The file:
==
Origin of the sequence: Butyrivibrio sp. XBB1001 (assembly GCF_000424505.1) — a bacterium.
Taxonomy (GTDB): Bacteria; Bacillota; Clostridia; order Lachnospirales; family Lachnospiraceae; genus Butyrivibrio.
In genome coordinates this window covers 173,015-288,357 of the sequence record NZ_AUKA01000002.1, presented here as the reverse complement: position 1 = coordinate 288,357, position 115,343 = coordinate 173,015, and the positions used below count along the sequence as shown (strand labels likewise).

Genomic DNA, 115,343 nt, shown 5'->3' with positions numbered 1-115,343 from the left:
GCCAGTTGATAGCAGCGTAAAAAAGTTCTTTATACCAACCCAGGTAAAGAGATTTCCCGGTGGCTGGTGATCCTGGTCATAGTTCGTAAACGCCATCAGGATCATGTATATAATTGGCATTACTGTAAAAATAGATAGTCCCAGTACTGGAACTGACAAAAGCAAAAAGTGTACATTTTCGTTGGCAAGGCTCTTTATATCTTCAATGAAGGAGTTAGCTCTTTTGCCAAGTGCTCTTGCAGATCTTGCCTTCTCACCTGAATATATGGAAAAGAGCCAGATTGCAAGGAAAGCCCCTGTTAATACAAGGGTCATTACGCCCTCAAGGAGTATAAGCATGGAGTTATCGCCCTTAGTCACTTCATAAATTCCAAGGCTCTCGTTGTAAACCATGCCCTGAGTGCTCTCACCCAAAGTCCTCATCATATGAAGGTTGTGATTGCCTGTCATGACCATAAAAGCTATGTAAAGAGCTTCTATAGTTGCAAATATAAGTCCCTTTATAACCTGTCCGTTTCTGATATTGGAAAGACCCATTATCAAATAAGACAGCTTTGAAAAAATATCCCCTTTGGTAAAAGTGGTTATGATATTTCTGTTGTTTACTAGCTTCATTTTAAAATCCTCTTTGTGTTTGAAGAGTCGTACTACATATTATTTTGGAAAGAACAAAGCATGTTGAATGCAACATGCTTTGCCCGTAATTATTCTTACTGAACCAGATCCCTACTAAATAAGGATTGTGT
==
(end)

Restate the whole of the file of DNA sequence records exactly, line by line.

Origin of the sequence: Butyrivibrio sp. XBB1001 (assembly GCF_000424505.1) — a bacterium.
Taxonomy (GTDB): Bacteria; Bacillota; Clostridia; order Lachnospirales; family Lachnospiraceae; genus Butyrivibrio.
In genome coordinates this window covers 173,015-288,357 of the sequence record NZ_AUKA01000002.1, presented here as the reverse complement: position 1 = coordinate 288,357, position 115,343 = coordinate 173,015, and the positions used below count along the sequence as shown (strand labels likewise).

Genomic DNA, 115,343 nt, shown 5'->3' with positions numbered 1-115,343 from the left:
GCCAGTTGATAGCAGCGTAAAAAAGTTCTTTATACCAACCCAGGTAAAGAGATTTCCCGGTGGCTGGTGATCCTGGTCATAGTTCGTAAACGCCATCAGGATCATGTATATAATTGGCATTACTGTAAAAATAGATAGTCCCAGTACTGGAACTGACAAAAGCAAAAAGTGTACATTTTCGTTGGCAAGGCTCTTTATATCTTCAATGAAGGAGTTAGCTCTTTTGCCAAGTGCTCTTGCAGATCTTGCCTTCTCACCTGAATATATGGAAAAGAGCCAGATTGCAAGGAAAGCCCCTGTTAATACAAGGGTCATTACGCCCTCAAGGAGTATAAGCATGGAGTTATCGCCCTTAGTCACTTCATAAATTCCAAGGCTCTCGTTGTAAACCATGCCCTGAGTGCTCTCACCCAAAGTCCTCATCATATGAAGGTTGTGATTGCCTGTCATGACCATAAAAGCTATGTAAAGAGCTTCTATAGTTGCAAATATAAGTCCCTTTATAACCTGTCCGTTTCTGATATTGGAAAGACCCATTATCAAATAAGACAGCTTTGAAAAAATATCCCCTTTGGTAAAAGTGGTTATGATATTTCTGTTGTTTACTAGCTTCATTTTAAAATCCTCTTTGTGTTTGAAGAGTCGTACTACATATTATTTTGGAAAGAACAAAGCATGTTGAATGCAACATGCTTTGCCCGTAATTATTCTTACTGAACCAGATCCCTACTAAATAAGGATTGTGT